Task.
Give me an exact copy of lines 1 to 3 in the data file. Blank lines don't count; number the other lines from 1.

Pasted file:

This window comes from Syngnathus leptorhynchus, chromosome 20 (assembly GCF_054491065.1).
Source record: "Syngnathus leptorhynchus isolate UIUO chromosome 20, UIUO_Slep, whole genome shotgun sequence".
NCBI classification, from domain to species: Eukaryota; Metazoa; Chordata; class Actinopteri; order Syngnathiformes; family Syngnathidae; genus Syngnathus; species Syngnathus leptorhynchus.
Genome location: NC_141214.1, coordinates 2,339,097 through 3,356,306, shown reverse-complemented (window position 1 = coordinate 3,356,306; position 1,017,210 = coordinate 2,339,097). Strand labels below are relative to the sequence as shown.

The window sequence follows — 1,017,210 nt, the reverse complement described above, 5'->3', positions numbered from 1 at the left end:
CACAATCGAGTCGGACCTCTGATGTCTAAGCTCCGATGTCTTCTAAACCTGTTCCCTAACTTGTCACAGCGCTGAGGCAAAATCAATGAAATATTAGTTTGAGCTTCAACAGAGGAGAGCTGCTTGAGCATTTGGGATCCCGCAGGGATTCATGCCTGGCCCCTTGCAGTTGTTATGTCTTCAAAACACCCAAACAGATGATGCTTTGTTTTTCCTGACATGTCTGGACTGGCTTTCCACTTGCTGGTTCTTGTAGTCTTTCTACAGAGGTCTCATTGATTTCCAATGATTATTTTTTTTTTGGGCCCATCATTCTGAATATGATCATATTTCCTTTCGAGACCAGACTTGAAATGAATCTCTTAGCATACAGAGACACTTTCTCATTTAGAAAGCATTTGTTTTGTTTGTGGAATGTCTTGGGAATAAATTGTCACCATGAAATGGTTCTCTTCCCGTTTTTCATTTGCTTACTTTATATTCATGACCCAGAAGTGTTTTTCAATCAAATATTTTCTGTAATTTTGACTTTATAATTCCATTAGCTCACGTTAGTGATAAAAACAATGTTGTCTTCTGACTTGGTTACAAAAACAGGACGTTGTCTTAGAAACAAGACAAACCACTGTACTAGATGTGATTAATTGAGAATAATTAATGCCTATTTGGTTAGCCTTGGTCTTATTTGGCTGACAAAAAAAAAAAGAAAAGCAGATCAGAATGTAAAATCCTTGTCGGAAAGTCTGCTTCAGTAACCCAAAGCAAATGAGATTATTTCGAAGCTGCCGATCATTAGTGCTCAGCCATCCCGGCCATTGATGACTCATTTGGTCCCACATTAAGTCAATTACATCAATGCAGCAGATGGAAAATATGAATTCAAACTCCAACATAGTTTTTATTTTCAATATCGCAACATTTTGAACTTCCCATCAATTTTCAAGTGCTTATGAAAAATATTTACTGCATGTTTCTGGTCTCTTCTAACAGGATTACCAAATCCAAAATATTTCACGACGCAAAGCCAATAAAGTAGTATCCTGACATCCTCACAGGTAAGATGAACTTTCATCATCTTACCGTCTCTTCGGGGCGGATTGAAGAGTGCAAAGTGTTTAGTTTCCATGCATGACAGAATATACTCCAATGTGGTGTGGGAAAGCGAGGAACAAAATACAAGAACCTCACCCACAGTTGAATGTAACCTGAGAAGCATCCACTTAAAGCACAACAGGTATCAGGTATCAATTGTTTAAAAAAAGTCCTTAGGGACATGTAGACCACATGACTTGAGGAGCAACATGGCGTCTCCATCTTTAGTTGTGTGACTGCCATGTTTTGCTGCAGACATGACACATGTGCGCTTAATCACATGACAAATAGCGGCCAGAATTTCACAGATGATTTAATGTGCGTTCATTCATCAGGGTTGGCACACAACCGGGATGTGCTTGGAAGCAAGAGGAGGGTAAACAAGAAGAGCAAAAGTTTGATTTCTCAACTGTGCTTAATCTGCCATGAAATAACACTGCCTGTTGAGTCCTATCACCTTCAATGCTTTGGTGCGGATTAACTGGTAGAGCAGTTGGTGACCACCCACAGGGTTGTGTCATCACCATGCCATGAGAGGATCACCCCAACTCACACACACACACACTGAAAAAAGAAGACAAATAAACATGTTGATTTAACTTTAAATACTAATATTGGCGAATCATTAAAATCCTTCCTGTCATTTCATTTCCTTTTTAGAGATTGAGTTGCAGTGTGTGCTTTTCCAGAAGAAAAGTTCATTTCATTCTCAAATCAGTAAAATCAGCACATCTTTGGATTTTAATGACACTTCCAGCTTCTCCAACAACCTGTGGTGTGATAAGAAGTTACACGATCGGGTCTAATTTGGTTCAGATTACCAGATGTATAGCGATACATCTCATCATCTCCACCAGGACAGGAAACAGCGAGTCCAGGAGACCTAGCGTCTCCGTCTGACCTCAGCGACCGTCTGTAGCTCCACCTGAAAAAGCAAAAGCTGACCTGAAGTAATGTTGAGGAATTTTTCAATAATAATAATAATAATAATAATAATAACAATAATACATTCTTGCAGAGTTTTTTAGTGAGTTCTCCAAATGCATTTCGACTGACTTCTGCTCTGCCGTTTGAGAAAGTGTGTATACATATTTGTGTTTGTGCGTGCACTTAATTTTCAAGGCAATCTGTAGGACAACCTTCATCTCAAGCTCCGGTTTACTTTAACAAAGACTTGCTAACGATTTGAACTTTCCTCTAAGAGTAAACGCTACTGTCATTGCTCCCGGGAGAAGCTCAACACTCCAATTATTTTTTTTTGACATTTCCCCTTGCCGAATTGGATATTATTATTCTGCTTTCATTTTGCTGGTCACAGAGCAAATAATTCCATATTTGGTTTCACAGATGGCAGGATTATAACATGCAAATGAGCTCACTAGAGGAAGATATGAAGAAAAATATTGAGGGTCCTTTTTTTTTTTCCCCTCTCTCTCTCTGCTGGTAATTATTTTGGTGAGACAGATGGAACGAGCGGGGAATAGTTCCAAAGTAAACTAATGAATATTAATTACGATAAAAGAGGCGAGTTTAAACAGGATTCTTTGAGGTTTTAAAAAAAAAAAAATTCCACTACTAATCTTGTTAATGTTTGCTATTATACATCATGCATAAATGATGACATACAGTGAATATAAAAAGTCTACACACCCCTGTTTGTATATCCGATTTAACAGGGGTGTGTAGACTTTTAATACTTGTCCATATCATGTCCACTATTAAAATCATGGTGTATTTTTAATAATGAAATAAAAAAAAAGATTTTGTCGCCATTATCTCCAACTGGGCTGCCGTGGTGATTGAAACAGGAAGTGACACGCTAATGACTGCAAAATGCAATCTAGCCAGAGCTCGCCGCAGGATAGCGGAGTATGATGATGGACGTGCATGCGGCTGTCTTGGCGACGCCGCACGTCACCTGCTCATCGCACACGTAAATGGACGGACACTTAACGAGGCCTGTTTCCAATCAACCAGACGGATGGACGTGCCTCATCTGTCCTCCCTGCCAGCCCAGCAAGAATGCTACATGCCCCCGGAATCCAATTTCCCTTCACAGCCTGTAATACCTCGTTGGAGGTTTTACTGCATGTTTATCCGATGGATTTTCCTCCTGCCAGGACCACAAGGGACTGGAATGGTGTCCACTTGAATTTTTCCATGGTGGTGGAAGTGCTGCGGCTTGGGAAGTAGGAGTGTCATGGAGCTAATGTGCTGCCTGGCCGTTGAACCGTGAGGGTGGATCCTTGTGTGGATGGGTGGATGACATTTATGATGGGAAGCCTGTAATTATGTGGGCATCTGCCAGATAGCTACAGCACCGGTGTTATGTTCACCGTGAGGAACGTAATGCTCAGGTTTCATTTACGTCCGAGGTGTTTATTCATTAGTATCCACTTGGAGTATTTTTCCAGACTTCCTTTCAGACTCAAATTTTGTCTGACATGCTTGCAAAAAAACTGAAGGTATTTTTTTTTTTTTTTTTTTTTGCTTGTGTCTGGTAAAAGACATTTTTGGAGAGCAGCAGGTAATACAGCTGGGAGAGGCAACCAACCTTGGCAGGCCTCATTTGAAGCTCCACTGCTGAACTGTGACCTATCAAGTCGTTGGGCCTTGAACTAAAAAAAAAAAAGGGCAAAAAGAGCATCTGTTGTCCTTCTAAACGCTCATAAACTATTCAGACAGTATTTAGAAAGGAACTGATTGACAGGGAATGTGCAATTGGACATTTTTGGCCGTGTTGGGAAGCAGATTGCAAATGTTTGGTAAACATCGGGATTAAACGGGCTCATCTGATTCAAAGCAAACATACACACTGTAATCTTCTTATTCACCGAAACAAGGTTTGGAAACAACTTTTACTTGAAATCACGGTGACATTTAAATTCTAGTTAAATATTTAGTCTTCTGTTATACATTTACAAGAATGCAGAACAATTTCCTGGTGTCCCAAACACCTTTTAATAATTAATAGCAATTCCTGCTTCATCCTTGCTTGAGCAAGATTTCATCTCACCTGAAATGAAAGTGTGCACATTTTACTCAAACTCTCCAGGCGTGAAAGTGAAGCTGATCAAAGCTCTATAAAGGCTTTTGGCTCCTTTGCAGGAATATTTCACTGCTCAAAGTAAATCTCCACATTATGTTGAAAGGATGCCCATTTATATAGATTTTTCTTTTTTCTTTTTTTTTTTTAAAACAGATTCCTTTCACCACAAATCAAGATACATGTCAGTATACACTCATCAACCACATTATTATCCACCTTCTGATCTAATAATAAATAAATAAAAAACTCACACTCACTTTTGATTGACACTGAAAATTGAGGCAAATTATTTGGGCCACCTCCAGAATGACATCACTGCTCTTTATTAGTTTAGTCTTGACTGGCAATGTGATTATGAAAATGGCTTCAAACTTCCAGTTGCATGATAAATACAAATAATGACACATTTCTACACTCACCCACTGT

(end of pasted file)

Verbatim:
This window comes from Syngnathus leptorhynchus, chromosome 20 (assembly GCF_054491065.1).
Source record: "Syngnathus leptorhynchus isolate UIUO chromosome 20, UIUO_Slep, whole genome shotgun sequence".
NCBI classification, from domain to species: Eukaryota; Metazoa; Chordata; class Actinopteri; order Syngnathiformes; family Syngnathidae; genus Syngnathus; species Syngnathus leptorhynchus.